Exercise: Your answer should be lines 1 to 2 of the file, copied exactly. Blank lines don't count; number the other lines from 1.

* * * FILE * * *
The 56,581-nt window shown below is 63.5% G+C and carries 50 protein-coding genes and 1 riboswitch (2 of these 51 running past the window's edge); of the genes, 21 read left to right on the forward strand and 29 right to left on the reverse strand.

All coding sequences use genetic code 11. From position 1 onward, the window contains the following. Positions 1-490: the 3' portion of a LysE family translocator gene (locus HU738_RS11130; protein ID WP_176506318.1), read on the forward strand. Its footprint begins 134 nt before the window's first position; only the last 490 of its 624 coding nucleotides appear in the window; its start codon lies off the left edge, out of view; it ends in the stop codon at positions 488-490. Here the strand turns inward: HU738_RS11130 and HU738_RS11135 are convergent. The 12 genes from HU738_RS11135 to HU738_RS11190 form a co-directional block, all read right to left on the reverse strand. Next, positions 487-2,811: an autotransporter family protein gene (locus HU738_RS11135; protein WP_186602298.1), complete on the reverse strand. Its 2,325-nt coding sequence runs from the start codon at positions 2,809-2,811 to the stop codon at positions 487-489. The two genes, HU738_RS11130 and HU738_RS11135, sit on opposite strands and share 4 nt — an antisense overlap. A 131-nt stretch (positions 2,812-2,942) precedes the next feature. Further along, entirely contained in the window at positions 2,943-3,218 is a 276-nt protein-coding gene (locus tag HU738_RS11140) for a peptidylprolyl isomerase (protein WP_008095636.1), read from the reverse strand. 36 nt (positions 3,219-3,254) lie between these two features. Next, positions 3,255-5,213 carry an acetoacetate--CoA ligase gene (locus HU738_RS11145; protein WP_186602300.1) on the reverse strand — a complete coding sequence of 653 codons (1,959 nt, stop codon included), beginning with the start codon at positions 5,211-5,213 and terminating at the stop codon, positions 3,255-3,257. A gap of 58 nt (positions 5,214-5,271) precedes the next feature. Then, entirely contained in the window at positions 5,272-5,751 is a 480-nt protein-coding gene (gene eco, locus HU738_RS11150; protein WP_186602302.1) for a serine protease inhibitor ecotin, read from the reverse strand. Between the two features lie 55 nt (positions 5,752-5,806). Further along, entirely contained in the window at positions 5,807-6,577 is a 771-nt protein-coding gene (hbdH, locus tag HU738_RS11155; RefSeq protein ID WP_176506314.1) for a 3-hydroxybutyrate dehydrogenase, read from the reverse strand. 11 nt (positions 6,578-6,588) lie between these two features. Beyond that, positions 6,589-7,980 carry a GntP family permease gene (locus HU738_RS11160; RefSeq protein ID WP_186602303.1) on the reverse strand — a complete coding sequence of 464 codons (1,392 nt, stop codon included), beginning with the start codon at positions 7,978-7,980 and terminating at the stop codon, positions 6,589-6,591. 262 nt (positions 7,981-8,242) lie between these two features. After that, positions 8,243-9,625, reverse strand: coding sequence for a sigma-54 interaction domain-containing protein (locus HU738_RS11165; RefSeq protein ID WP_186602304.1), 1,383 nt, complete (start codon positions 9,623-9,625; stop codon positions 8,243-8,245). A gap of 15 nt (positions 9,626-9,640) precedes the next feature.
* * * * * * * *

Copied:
The 56,581-nt window shown below is 63.5% G+C and carries 50 protein-coding genes and 1 riboswitch (2 of these 51 running past the window's edge); of the genes, 21 read left to right on the forward strand and 29 right to left on the reverse strand.

All coding sequences use genetic code 11. From position 1 onward, the window contains the following. Positions 1-490: the 3' portion of a LysE family translocator gene (locus HU738_RS11130; protein ID WP_176506318.1), read on the forward strand. Its footprint begins 134 nt before the window's first position; only the last 490 of its 624 coding nucleotides appear in the window; its start codon lies off the left edge, out of view; it ends in the stop codon at positions 488-490. Here the strand turns inward: HU738_RS11130 and HU738_RS11135 are convergent. The 12 genes from HU738_RS11135 to HU738_RS11190 form a co-directional block, all read right to left on the reverse strand. Next, positions 487-2,811: an autotransporter family protein gene (locus HU738_RS11135; protein WP_186602298.1), complete on the reverse strand. Its 2,325-nt coding sequence runs from the start codon at positions 2,809-2,811 to the stop codon at positions 487-489. The two genes, HU738_RS11130 and HU738_RS11135, sit on opposite strands and share 4 nt — an antisense overlap. A 131-nt stretch (positions 2,812-2,942) precedes the next feature. Further along, entirely contained in the window at positions 2,943-3,218 is a 276-nt protein-coding gene (locus tag HU738_RS11140) for a peptidylprolyl isomerase (protein WP_008095636.1), read from the reverse strand. 36 nt (positions 3,219-3,254) lie between these two features. Next, positions 3,255-5,213 carry an acetoacetate--CoA ligase gene (locus HU738_RS11145; protein WP_186602300.1) on the reverse strand — a complete coding sequence of 653 codons (1,959 nt, stop codon included), beginning with the start codon at positions 5,211-5,213 and terminating at the stop codon, positions 3,255-3,257. A gap of 58 nt (positions 5,214-5,271) precedes the next feature. Then, entirely contained in the window at positions 5,272-5,751 is a 480-nt protein-coding gene (gene eco, locus HU738_RS11150; protein WP_186602302.1) for a serine protease inhibitor ecotin, read from the reverse strand. Between the two features lie 55 nt (positions 5,752-5,806). Further along, entirely contained in the window at positions 5,807-6,577 is a 771-nt protein-coding gene (hbdH, locus tag HU738_RS11155; RefSeq protein ID WP_176506314.1) for a 3-hydroxybutyrate dehydrogenase, read from the reverse strand. 11 nt (positions 6,578-6,588) lie between these two features. Beyond that, positions 6,589-7,980 carry a GntP family permease gene (locus HU738_RS11160; RefSeq protein ID WP_186602303.1) on the reverse strand — a complete coding sequence of 464 codons (1,392 nt, stop codon included), beginning with the start codon at positions 7,978-7,980 and terminating at the stop codon, positions 6,589-6,591. 262 nt (positions 7,981-8,242) lie between these two features. After that, positions 8,243-9,625, reverse strand: coding sequence for a sigma-54 interaction domain-containing protein (locus HU738_RS11165; RefSeq protein ID WP_186602304.1), 1,383 nt, complete (start codon positions 9,623-9,625; stop codon positions 8,243-8,245). A gap of 15 nt (positions 9,626-9,640) precedes the next feature.